I’m glad that I’m still a single woman who bears his last name. I desire to be married someday and yes, I do plan on changing my name to my husband’s; but my dad had so much talent and potential that went unrecognized that I want to represent him for a while. I want to be the part of his DNA that is healthy, happy and not just surviving, but thriving.
When Sundays (or football season) roll around, even after all of this time, there is still a part of me who expects him to call with “Hey, Big Girl” or “You Ole’ Fatleg” — the strange-yet-super-sentimental terms of endearment that my father had for me. Sundays are the hardest.
I’ve learned to pinpoint subtle signs of depression much quicker now. If someone in your life suddenly ghosts on you or you have moments when they cross your mind and something doesn’t feel quite right, MAKE THE TIME to check in. It could be nothing. It could really be something, too. You won’t know unless you reach out.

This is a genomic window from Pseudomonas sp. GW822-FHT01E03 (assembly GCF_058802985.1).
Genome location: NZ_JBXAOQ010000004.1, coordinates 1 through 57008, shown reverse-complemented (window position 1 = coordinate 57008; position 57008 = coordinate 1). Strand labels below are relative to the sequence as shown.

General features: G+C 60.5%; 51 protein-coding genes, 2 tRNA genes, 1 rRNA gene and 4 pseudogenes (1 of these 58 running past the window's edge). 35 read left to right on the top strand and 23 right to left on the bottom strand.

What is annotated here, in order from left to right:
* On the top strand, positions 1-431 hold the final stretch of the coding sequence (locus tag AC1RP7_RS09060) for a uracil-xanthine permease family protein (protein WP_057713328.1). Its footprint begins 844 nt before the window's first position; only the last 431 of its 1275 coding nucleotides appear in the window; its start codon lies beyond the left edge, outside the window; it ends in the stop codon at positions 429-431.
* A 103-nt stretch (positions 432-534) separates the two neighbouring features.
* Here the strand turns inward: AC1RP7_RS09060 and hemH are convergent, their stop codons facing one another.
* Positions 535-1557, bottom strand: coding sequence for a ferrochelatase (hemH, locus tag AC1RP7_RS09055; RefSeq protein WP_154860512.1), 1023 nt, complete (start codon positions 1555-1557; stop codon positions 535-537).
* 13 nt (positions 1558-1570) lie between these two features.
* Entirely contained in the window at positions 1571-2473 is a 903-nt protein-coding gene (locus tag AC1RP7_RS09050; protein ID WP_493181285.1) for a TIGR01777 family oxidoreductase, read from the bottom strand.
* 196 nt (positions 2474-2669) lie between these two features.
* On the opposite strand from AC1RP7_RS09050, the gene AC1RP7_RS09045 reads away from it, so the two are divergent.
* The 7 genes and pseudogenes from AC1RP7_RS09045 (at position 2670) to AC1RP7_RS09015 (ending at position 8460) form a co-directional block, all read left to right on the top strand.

Suicide? Listen, some people don’t take their life because they truly want to die. That might sound weird to hear but some people do it because they just want the pain to end — and they don’t see another way to make that happen. Suicide deserves its own specialized kind of sympathy. It really does.
I had moments when I battled with wanting to commit suicide myself. I can’t see doing it now. Actually, my dad doing it is what ensures it. One of us has to carry on the lineage. One of us has to make our natural-born gifts and talents make a name on this planet. One of us has to say we could make it through. No matter what.
I miss my dad. Unless you’ve lost a parent, you won’t get how loaded that simple sentence is. Four years later, I still think about calling him, I carry a picture of him and me from when I was a little girl in my wallet and I still look at past emails and cards that he used to send.
When you have a parent who died at their own hands, you don’t “get over it.” You just, ironically, find ways to live through it.
I knew my dad well enough and love him abundantly enough to not be mad at him for what he did. If anything, especially on this side of things, he gets more compassion than ever. I wish he were here, but four years later, I’m committed to being stronger for the both of us.
I’m still maintaining and staying strong, dad. As for you, just keeping resting in peace.